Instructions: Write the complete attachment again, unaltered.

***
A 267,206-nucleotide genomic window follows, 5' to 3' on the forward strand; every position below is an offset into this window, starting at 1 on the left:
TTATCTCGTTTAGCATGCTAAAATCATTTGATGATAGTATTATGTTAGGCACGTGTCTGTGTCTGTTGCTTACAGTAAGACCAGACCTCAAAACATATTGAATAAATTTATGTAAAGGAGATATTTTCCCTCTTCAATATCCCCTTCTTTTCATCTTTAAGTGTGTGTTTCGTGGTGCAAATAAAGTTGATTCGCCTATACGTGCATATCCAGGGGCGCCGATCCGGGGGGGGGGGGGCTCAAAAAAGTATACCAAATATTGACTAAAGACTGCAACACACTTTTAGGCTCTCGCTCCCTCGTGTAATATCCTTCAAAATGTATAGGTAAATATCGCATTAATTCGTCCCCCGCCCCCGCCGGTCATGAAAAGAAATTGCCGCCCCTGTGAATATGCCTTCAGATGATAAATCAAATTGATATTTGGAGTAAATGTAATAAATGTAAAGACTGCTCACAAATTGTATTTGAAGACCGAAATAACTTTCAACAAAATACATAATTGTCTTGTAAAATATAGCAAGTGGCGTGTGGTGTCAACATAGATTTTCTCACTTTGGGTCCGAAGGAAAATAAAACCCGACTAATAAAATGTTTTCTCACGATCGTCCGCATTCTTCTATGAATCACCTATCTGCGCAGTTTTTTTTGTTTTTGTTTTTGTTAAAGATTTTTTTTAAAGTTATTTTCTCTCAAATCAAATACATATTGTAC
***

A 267,206-nucleotide genomic window follows, 5' to 3' on the forward strand; every position below is an offset into this window, starting at 1 on the left:
TTATCTCGTTTAGCATGCTAAAATCATTTGATGATAGTATTATGTTAGGCACGTGTCTGTGTCTGTTGCTTACAGTAAGACCAGACCTCAAAACATATTGAATAAATTTATGTAAAGGAGATATTTTCCCTCTTCAATATCCCCTTCTTTTCATCTTTAAGTGTGTGTTTCGTGGTGCAAATAAAGTTGATTCGCCTATACGTGCATATCCAGGGGCGCCGATCCGGGGGGGGGGGGGCTCAAAAAAGTATACCAAATATTGACTAAAGACTGCAACACACTTTTAGGCTCTCGCTCCCTCGTGTAATATCCTTCAAAATGTATAGGTAAATATCGCATTAATTCGTCCCCCGCCCCCGCCGGTCATGAAAAGAAATTGCCGCCCCTGTGAATATGCCTTCAGATGATAAATCAAATTGATATTTGGAGTAAATGTAATAAATGTAAAGACTGCTCACAAATTGTATTTGAAGACCGAAATAACTTTCAACAAAATACATAATTGTCTTGTAAAATATAGCAAGTGGCGTGTGGTGTCAACATAGATTTTCTCACTTTGGGTCCGAAGGAAAATAAAACCCGACTAATAAAATGTTTTCTCACGATCGTCCGCATTCTTCTATGAATCACCTATCTGCGCAGTTTTTTTTGTTTTTGTTTTTGTTAAAGATTTTTTTTAAAGTTATTTTCTCTCAAATCAAATACATATTGTAC